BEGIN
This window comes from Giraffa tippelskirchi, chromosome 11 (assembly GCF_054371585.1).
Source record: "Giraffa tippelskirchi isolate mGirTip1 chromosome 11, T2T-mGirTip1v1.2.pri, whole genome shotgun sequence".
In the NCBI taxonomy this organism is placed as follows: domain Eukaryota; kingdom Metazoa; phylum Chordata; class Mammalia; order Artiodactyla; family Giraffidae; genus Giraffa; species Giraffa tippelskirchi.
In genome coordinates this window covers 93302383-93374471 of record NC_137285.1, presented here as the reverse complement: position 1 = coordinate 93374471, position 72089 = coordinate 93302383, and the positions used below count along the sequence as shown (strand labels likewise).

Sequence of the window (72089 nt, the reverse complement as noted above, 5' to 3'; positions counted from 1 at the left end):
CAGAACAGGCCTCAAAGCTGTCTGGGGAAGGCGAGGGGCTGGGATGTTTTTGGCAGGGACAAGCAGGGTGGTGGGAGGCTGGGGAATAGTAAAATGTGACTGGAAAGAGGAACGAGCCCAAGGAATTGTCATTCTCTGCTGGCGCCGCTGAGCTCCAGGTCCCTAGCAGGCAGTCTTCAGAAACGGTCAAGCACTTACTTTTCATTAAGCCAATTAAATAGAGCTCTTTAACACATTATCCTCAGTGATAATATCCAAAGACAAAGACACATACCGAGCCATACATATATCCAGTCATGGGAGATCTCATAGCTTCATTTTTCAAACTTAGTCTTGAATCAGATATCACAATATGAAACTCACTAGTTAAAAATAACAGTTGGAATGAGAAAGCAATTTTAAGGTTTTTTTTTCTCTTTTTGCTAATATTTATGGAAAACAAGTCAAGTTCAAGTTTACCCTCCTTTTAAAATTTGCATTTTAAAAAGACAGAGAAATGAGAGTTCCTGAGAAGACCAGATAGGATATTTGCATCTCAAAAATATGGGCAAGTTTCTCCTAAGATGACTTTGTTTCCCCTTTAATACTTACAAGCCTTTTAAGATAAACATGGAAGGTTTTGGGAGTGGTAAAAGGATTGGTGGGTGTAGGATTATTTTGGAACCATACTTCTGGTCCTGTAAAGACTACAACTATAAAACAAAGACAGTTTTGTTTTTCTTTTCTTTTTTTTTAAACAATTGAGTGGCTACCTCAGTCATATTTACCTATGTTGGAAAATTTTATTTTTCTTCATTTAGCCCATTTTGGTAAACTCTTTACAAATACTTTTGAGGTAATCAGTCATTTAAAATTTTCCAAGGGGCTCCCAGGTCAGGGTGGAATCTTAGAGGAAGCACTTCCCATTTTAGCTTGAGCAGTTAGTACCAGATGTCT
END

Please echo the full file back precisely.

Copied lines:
This window comes from Giraffa tippelskirchi, chromosome 11 (assembly GCF_054371585.1).
Source record: "Giraffa tippelskirchi isolate mGirTip1 chromosome 11, T2T-mGirTip1v1.2.pri, whole genome shotgun sequence".
In the NCBI taxonomy this organism is placed as follows: domain Eukaryota; kingdom Metazoa; phylum Chordata; class Mammalia; order Artiodactyla; family Giraffidae; genus Giraffa; species Giraffa tippelskirchi.
In genome coordinates this window covers 93302383-93374471 of record NC_137285.1, presented here as the reverse complement: position 1 = coordinate 93374471, position 72089 = coordinate 93302383, and the positions used below count along the sequence as shown (strand labels likewise).

Sequence of the window (72089 nt, the reverse complement as noted above, 5' to 3'; positions counted from 1 at the left end):
CAGAACAGGCCTCAAAGCTGTCTGGGGAAGGCGAGGGGCTGGGATGTTTTTGGCAGGGACAAGCAGGGTGGTGGGAGGCTGGGGAATAGTAAAATGTGACTGGAAAGAGGAACGAGCCCAAGGAATTGTCATTCTCTGCTGGCGCCGCTGAGCTCCAGGTCCCTAGCAGGCAGTCTTCAGAAACGGTCAAGCACTTACTTTTCATTAAGCCAATTAAATAGAGCTCTTTAACACATTATCCTCAGTGATAATATCCAAAGACAAAGACACATACCGAGCCATACATATATCCAGTCATGGGAGATCTCATAGCTTCATTTTTCAAACTTAGTCTTGAATCAGATATCACAATATGAAACTCACTAGTTAAAAATAACAGTTGGAATGAGAAAGCAATTTTAAGGTTTTTTTTTCTCTTTTTGCTAATATTTATGGAAAACAAGTCAAGTTCAAGTTTACCCTCCTTTTAAAATTTGCATTTTAAAAAGACAGAGAAATGAGAGTTCCTGAGAAGACCAGATAGGATATTTGCATCTCAAAAATATGGGCAAGTTTCTCCTAAGATGACTTTGTTTCCCCTTTAATACTTACAAGCCTTTTAAGATAAACATGGAAGGTTTTGGGAGTGGTAAAAGGATTGGTGGGTGTAGGATTATTTTGGAACCATACTTCTGGTCCTGTAAAGACTACAACTATAAAACAAAGACAGTTTTGTTTTTCTTTTCTTTTTTTTTAAACAATTGAGTGGCTACCTCAGTCATATTTACCTATGTTGGAAAATTTTATTTTTCTTCATTTAGCCCATTTTGGTAAACTCTTTACAAATACTTTTGAGGTAATCAGTCATTTAAAATTTTCCAAGGGGCTCCCAGGTCAGGGTGGAATCTTAGAGGAAGCACTTCCCATTTTAGCTTGAGCAGTTAGTACCAGATGTCT